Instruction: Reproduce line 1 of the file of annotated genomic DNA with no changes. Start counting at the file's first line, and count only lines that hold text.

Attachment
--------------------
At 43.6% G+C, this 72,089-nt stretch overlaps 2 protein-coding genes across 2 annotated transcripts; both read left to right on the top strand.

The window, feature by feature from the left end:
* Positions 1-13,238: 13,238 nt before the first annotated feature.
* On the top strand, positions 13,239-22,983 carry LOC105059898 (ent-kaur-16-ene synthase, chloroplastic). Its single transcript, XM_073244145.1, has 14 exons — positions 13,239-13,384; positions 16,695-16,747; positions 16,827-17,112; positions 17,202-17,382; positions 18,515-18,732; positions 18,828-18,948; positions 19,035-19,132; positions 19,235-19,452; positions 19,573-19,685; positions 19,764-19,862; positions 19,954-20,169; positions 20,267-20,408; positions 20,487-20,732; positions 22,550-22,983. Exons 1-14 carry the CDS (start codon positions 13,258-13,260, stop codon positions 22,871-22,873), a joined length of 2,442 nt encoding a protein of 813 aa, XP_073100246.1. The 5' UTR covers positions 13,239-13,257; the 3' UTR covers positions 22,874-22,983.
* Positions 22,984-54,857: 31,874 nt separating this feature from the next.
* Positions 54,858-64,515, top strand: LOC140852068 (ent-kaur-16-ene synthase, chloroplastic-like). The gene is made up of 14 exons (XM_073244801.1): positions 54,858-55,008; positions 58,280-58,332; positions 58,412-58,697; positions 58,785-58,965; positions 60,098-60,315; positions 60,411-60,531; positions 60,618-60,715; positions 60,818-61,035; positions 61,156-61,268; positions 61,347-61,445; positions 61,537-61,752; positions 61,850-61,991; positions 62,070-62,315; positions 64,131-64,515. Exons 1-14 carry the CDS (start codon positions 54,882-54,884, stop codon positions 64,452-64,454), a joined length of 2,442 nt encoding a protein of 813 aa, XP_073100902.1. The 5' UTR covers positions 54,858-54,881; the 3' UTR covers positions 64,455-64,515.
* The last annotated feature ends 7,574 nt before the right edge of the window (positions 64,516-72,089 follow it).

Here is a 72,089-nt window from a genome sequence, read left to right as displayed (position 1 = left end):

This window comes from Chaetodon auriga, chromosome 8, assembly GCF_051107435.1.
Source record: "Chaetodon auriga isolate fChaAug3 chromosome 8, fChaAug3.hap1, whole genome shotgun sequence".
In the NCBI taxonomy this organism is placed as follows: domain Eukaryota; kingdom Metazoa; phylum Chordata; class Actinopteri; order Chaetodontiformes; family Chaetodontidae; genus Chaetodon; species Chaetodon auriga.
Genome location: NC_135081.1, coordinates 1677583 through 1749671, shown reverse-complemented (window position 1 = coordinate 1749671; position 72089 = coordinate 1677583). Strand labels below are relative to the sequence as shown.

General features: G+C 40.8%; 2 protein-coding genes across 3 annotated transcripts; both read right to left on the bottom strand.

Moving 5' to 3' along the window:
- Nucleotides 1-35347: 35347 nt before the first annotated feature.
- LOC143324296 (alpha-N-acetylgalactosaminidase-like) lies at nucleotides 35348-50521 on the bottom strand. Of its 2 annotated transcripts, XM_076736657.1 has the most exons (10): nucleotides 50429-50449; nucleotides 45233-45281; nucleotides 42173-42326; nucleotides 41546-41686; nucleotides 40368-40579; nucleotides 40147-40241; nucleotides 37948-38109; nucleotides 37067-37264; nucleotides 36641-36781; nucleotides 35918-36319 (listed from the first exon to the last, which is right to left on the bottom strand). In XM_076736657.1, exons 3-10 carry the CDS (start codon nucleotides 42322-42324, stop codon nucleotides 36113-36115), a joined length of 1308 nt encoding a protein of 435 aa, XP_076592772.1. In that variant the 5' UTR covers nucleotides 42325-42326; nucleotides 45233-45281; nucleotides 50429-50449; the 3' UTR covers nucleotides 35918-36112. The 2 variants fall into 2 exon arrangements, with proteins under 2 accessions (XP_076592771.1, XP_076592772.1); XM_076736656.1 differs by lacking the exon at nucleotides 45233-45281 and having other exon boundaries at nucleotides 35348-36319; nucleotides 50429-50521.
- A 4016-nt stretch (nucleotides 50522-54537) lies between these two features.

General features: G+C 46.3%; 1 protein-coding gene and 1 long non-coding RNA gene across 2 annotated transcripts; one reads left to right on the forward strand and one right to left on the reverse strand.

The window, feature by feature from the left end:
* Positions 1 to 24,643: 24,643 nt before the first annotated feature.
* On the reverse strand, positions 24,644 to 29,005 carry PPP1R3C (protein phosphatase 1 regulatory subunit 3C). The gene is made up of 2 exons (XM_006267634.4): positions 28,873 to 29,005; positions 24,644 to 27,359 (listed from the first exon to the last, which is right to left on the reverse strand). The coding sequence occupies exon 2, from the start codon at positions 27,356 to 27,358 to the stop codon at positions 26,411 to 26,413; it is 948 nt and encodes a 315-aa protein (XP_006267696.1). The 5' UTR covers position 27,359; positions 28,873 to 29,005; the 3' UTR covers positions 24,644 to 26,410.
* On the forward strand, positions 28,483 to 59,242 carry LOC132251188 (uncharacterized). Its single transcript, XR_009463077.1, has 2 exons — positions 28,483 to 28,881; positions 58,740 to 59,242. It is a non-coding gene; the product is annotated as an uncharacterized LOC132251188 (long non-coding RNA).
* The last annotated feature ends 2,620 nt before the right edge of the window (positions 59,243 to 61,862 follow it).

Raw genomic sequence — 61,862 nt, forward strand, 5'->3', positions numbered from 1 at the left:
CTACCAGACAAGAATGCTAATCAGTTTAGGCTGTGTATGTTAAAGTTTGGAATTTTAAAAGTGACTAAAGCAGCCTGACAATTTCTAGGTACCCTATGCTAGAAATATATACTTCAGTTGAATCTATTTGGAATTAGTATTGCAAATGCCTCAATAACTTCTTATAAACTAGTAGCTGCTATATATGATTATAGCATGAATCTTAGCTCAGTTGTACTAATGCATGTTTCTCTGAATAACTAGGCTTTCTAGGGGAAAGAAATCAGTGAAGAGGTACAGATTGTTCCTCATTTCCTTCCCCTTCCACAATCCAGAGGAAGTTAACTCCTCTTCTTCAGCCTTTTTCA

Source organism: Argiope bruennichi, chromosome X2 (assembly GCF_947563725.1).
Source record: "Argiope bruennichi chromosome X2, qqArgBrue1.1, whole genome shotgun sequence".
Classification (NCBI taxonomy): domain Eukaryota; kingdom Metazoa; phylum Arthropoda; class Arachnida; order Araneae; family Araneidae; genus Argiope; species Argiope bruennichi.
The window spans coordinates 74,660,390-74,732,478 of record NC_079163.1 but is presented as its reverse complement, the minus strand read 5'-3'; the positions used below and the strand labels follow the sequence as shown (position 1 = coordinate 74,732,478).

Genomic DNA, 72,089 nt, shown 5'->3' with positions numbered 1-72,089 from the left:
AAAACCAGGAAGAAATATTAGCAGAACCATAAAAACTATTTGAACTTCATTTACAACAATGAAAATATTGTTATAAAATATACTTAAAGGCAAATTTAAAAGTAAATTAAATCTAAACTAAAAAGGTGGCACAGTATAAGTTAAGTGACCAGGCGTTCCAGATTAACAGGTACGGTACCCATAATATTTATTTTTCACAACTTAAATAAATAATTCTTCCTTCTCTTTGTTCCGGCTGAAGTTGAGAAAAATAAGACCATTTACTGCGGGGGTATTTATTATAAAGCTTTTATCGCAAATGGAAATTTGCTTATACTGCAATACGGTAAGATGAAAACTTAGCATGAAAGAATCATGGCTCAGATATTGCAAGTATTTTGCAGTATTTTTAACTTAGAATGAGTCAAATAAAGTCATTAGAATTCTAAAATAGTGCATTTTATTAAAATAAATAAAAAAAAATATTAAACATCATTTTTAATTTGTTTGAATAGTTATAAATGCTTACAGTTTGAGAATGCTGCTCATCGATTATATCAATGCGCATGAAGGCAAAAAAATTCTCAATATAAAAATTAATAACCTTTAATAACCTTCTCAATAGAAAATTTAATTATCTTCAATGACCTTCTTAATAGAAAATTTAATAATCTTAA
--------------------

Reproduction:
At 43.6% G+C, this 72,089-nt stretch overlaps 2 protein-coding genes across 2 annotated transcripts; both read left to right on the top strand.